SE Food Hub.

SE Food Hub Public Meeting

The reason I was invited to Australia was to work with VEIL was to further explore new trading models to confront the inherently unsustainable system we have for farming our land and feeding ourselves. It is a system that has concentrated power in the middle, in-between farmers and customers. The two have been driven apart with huge profits made by supermarkets, processors and wholesalers whilst small-scale farmers are paid less and less and consumers see rising food prices.

By building on the enthusiasm for farmers markets and the latent demand for a more connected food system with customers having more direct relationships with farmers, we and many Food Hubs around Melbourne have been grappling with the questions; What next? How can we scale up? What will offer a majority of farmers an alternative?

We believe it is what we call (tentatively) Supply Chain Co-operation – or Food Hubs. Where a range of elements in the traditional food supply chain work collaboratively for the good of farmers and consumers to minimise the middleman.

In the UK, Manchester Veg People is leading this experiment. It is a co-op of buyers and growers. Around Melbourne SE Food Hub are going similar things.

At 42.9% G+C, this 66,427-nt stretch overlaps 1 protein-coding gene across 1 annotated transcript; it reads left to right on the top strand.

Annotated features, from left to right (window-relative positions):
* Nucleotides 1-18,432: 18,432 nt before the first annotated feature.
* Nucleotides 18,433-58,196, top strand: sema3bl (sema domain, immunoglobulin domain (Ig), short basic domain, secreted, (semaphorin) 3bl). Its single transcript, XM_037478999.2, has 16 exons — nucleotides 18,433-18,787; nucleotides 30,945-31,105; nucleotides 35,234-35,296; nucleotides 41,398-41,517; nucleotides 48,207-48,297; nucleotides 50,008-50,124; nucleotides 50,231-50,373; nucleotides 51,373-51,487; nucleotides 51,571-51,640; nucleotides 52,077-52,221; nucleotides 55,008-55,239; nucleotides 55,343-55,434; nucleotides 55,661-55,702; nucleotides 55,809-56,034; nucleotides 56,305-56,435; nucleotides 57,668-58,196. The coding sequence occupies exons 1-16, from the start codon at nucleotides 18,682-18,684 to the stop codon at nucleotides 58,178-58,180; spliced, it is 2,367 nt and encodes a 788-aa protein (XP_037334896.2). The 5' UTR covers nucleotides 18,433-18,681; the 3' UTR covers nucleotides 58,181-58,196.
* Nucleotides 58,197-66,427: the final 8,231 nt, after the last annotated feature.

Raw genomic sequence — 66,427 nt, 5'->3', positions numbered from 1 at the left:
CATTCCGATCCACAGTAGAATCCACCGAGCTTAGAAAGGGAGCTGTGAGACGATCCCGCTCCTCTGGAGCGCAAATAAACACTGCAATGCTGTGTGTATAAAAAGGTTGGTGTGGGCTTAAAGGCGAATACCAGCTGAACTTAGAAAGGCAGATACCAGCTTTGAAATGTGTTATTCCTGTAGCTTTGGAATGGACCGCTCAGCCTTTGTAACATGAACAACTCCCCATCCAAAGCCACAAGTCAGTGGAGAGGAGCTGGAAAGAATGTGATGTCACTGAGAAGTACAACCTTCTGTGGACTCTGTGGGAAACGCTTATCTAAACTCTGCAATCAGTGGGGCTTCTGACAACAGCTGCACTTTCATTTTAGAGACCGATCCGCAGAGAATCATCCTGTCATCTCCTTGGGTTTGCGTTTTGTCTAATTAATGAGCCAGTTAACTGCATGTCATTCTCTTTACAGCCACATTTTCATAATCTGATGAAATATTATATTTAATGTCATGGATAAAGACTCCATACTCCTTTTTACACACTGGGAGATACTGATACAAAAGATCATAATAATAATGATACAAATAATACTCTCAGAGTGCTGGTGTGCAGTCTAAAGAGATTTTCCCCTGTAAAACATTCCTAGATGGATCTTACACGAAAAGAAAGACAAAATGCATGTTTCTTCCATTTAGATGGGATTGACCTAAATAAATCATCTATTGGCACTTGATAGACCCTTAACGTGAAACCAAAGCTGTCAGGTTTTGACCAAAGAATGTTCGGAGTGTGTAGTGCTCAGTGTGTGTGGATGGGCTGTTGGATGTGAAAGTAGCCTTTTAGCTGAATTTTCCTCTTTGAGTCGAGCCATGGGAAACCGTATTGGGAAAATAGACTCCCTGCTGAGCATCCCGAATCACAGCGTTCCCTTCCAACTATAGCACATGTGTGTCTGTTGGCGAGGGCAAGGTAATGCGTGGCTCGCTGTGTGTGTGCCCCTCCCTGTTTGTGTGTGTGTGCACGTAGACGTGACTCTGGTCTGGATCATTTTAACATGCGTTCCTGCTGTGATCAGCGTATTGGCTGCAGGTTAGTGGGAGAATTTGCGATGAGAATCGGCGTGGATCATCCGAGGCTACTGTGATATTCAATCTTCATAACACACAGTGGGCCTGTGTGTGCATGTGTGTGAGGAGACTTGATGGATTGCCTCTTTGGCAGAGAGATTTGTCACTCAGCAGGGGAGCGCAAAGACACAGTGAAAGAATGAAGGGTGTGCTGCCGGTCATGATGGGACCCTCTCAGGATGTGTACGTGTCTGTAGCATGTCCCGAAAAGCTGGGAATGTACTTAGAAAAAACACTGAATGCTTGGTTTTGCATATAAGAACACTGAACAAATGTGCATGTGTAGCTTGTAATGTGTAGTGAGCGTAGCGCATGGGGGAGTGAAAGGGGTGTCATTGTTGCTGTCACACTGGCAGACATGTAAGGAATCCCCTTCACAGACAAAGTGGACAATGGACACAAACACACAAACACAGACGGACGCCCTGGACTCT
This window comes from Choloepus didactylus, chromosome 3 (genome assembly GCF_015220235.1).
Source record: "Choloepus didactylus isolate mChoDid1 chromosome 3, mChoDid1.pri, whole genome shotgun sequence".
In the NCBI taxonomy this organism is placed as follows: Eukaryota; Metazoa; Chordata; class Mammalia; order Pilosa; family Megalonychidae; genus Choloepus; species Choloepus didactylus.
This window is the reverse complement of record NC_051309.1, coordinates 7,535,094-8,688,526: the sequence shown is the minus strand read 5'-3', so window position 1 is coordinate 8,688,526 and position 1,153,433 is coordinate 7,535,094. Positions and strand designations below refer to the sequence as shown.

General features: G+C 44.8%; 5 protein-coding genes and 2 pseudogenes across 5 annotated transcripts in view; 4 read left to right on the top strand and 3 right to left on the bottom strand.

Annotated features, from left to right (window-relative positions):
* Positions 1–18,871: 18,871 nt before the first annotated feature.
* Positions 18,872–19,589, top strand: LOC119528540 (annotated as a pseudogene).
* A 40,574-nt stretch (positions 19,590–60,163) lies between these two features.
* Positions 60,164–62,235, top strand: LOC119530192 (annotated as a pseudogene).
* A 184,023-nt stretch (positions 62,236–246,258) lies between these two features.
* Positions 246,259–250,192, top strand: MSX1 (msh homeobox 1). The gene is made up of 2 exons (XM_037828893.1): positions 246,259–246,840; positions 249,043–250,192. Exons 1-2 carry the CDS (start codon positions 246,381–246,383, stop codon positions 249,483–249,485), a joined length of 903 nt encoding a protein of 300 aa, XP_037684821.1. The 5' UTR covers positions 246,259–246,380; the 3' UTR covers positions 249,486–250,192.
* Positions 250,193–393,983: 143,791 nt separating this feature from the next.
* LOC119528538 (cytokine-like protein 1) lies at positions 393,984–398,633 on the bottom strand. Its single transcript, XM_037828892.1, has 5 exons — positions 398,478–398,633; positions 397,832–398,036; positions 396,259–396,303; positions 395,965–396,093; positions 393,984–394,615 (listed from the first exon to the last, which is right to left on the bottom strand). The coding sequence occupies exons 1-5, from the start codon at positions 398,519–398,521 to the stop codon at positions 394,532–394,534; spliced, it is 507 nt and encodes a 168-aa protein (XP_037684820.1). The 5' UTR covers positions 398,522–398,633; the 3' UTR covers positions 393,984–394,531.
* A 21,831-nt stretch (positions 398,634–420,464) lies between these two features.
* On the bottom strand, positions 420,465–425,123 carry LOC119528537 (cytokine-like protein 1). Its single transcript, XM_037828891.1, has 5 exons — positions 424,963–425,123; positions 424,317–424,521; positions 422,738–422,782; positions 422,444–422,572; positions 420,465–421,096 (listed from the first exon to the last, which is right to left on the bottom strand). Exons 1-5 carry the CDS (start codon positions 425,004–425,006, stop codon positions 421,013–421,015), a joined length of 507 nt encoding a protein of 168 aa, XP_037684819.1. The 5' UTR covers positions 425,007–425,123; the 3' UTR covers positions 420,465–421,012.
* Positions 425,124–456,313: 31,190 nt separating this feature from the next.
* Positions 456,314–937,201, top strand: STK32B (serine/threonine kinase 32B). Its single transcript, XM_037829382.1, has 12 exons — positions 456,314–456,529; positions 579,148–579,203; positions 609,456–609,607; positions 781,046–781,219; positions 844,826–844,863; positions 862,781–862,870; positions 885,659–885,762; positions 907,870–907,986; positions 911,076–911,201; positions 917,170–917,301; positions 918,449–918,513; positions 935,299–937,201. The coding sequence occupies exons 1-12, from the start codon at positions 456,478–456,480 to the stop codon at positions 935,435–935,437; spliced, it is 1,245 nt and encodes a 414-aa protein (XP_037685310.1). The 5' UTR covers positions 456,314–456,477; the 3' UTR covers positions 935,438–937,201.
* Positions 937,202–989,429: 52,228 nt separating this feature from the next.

They have just completed a month-long trial with Monash University, working with partners to test out systems and strengthen relationships. The collective of farmers they have brought together is pretty impressive with fruit, veg, meat and apple juice all being offered. But crucially they have also brought on-board a food distribution company and a warehouser.

The trail went well, the University's staff and students loved the quality and some of the student visited the warehouse. But challenges remain:

  • Harvesting and delivery days and times are crucial, as they need to fit in with the growers existing commitments, like farmers markets.

  • Minimum orders was a clear lesson.

  • Pricing is a potential problem – as public institutions are very price driven.

So onto the next stage of the groups development. Do we run another trail? Do we just go for it? Whatever happens next, we will be focusing on getting a broader range of customers. As our wise distributor said: “The crucial element is to find the right customers. We need to find the 10% of customers who are not so price and time driven. They are out there. They will be supportive and will join the process.”

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